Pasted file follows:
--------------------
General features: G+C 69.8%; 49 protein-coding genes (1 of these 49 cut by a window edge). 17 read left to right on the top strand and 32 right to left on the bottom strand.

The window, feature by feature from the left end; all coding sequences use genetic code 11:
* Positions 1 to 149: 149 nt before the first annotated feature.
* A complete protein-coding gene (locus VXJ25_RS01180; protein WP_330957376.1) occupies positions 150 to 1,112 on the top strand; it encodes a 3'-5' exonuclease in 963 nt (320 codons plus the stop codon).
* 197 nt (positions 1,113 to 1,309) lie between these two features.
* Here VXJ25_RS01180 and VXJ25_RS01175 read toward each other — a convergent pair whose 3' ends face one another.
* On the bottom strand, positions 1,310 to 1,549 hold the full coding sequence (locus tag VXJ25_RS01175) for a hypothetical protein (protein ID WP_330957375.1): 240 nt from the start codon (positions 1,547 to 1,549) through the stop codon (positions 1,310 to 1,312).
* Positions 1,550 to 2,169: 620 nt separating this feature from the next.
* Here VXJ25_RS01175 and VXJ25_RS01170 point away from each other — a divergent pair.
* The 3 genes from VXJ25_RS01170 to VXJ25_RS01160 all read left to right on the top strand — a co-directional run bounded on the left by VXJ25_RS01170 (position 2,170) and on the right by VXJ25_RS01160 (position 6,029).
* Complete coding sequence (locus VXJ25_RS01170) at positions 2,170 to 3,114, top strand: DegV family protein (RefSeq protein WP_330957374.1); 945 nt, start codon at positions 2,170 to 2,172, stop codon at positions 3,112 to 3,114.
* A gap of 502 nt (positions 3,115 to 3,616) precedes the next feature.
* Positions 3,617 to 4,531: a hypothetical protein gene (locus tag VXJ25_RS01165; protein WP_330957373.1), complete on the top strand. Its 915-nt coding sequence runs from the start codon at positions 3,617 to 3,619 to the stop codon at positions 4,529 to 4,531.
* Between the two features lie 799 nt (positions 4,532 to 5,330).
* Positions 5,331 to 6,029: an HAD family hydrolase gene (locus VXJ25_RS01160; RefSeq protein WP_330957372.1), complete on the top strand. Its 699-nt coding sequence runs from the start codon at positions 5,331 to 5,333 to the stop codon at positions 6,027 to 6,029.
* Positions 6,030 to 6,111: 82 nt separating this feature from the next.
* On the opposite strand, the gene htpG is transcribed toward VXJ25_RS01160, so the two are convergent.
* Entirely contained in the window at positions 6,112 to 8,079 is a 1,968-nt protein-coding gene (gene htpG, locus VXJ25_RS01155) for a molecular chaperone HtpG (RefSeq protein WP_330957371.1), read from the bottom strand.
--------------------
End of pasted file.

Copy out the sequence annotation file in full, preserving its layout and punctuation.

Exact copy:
General features: G+C 69.8%; 49 protein-coding genes (1 of these 49 cut by a window edge). 17 read left to right on the top strand and 32 right to left on the bottom strand.

The window, feature by feature from the left end; all coding sequences use genetic code 11:
* Positions 1 to 149: 149 nt before the first annotated feature.
* A complete protein-coding gene (locus VXJ25_RS01180; protein WP_330957376.1) occupies positions 150 to 1,112 on the top strand; it encodes a 3'-5' exonuclease in 963 nt (320 codons plus the stop codon).
* 197 nt (positions 1,113 to 1,309) lie between these two features.
* Here VXJ25_RS01180 and VXJ25_RS01175 read toward each other — a convergent pair whose 3' ends face one another.
* On the bottom strand, positions 1,310 to 1,549 hold the full coding sequence (locus tag VXJ25_RS01175) for a hypothetical protein (protein ID WP_330957375.1): 240 nt from the start codon (positions 1,547 to 1,549) through the stop codon (positions 1,310 to 1,312).
* Positions 1,550 to 2,169: 620 nt separating this feature from the next.
* Here VXJ25_RS01175 and VXJ25_RS01170 point away from each other — a divergent pair.
* The 3 genes from VXJ25_RS01170 to VXJ25_RS01160 all read left to right on the top strand — a co-directional run bounded on the left by VXJ25_RS01170 (position 2,170) and on the right by VXJ25_RS01160 (position 6,029).
* Complete coding sequence (locus VXJ25_RS01170) at positions 2,170 to 3,114, top strand: DegV family protein (RefSeq protein WP_330957374.1); 945 nt, start codon at positions 2,170 to 2,172, stop codon at positions 3,112 to 3,114.
* A gap of 502 nt (positions 3,115 to 3,616) precedes the next feature.
* Positions 3,617 to 4,531: a hypothetical protein gene (locus tag VXJ25_RS01165; protein WP_330957373.1), complete on the top strand. Its 915-nt coding sequence runs from the start codon at positions 3,617 to 3,619 to the stop codon at positions 4,529 to 4,531.
* Between the two features lie 799 nt (positions 4,532 to 5,330).
* Positions 5,331 to 6,029: an HAD family hydrolase gene (locus VXJ25_RS01160; RefSeq protein WP_330957372.1), complete on the top strand. Its 699-nt coding sequence runs from the start codon at positions 5,331 to 5,333 to the stop codon at positions 6,027 to 6,029.
* Positions 6,030 to 6,111: 82 nt separating this feature from the next.
* On the opposite strand, the gene htpG is transcribed toward VXJ25_RS01160, so the two are convergent.
* Entirely contained in the window at positions 6,112 to 8,079 is a 1,968-nt protein-coding gene (gene htpG, locus VXJ25_RS01155) for a molecular chaperone HtpG (RefSeq protein WP_330957371.1), read from the bottom strand.